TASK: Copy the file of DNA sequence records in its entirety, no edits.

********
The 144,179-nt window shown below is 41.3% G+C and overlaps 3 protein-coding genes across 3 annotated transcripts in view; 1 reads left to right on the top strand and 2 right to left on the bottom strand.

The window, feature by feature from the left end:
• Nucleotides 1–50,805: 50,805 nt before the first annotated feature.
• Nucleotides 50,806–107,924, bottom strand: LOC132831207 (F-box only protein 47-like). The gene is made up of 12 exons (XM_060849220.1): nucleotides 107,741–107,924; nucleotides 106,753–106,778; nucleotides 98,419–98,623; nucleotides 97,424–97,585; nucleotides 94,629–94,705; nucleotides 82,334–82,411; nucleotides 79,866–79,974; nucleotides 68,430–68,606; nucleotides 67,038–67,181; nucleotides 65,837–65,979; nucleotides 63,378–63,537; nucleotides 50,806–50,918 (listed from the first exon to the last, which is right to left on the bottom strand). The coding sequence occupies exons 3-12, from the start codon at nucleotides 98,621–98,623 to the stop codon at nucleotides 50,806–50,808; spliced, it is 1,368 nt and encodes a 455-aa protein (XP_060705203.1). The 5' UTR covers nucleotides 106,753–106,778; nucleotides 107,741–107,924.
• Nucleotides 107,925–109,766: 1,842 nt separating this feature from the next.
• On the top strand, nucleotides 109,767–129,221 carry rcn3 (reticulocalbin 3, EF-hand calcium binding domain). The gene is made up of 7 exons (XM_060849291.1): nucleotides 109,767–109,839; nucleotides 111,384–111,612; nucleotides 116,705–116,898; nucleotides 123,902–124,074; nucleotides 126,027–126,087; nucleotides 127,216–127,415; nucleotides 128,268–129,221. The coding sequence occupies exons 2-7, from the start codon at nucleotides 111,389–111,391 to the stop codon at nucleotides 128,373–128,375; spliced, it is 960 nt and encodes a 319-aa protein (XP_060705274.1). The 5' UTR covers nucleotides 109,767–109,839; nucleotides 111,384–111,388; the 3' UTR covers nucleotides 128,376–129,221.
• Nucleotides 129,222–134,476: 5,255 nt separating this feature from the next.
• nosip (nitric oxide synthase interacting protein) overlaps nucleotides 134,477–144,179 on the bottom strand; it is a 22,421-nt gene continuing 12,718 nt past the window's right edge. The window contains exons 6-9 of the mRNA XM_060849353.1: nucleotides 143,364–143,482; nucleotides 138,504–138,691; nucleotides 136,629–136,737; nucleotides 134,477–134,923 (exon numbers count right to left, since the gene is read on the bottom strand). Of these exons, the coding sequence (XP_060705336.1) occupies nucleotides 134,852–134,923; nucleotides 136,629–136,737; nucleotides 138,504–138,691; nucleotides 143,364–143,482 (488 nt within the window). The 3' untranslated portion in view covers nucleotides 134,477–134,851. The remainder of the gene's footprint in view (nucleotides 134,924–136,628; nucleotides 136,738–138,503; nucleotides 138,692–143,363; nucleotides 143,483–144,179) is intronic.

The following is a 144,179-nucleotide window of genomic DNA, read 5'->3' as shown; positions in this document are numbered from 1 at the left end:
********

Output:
The 144,179-nt window shown below is 41.3% G+C and overlaps 3 protein-coding genes across 3 annotated transcripts in view; 1 reads left to right on the top strand and 2 right to left on the bottom strand.

The window, feature by feature from the left end:
• Nucleotides 1–50,805: 50,805 nt before the first annotated feature.
• Nucleotides 50,806–107,924, bottom strand: LOC132831207 (F-box only protein 47-like). The gene is made up of 12 exons (XM_060849220.1): nucleotides 107,741–107,924; nucleotides 106,753–106,778; nucleotides 98,419–98,623; nucleotides 97,424–97,585; nucleotides 94,629–94,705; nucleotides 82,334–82,411; nucleotides 79,866–79,974; nucleotides 68,430–68,606; nucleotides 67,038–67,181; nucleotides 65,837–65,979; nucleotides 63,378–63,537; nucleotides 50,806–50,918 (listed from the first exon to the last, which is right to left on the bottom strand). The coding sequence occupies exons 3-12, from the start codon at nucleotides 98,621–98,623 to the stop codon at nucleotides 50,806–50,808; spliced, it is 1,368 nt and encodes a 455-aa protein (XP_060705203.1). The 5' UTR covers nucleotides 106,753–106,778; nucleotides 107,741–107,924.
• Nucleotides 107,925–109,766: 1,842 nt separating this feature from the next.
• On the top strand, nucleotides 109,767–129,221 carry rcn3 (reticulocalbin 3, EF-hand calcium binding domain). The gene is made up of 7 exons (XM_060849291.1): nucleotides 109,767–109,839; nucleotides 111,384–111,612; nucleotides 116,705–116,898; nucleotides 123,902–124,074; nucleotides 126,027–126,087; nucleotides 127,216–127,415; nucleotides 128,268–129,221. The coding sequence occupies exons 2-7, from the start codon at nucleotides 111,389–111,391 to the stop codon at nucleotides 128,373–128,375; spliced, it is 960 nt and encodes a 319-aa protein (XP_060705274.1). The 5' UTR covers nucleotides 109,767–109,839; nucleotides 111,384–111,388; the 3' UTR covers nucleotides 128,376–129,221.
• Nucleotides 129,222–134,476: 5,255 nt separating this feature from the next.
• nosip (nitric oxide synthase interacting protein) overlaps nucleotides 134,477–144,179 on the bottom strand; it is a 22,421-nt gene continuing 12,718 nt past the window's right edge. The window contains exons 6-9 of the mRNA XM_060849353.1: nucleotides 143,364–143,482; nucleotides 138,504–138,691; nucleotides 136,629–136,737; nucleotides 134,477–134,923 (exon numbers count right to left, since the gene is read on the bottom strand). Of these exons, the coding sequence (XP_060705336.1) occupies nucleotides 134,852–134,923; nucleotides 136,629–136,737; nucleotides 138,504–138,691; nucleotides 143,364–143,482 (488 nt within the window). The 3' untranslated portion in view covers nucleotides 134,477–134,851. The remainder of the gene's footprint in view (nucleotides 134,924–136,628; nucleotides 136,738–138,503; nucleotides 138,692–143,363; nucleotides 143,483–144,179) is intronic.

The following is a 144,179-nucleotide window of genomic DNA, read 5'->3' as shown; positions in this document are numbered from 1 at the left end: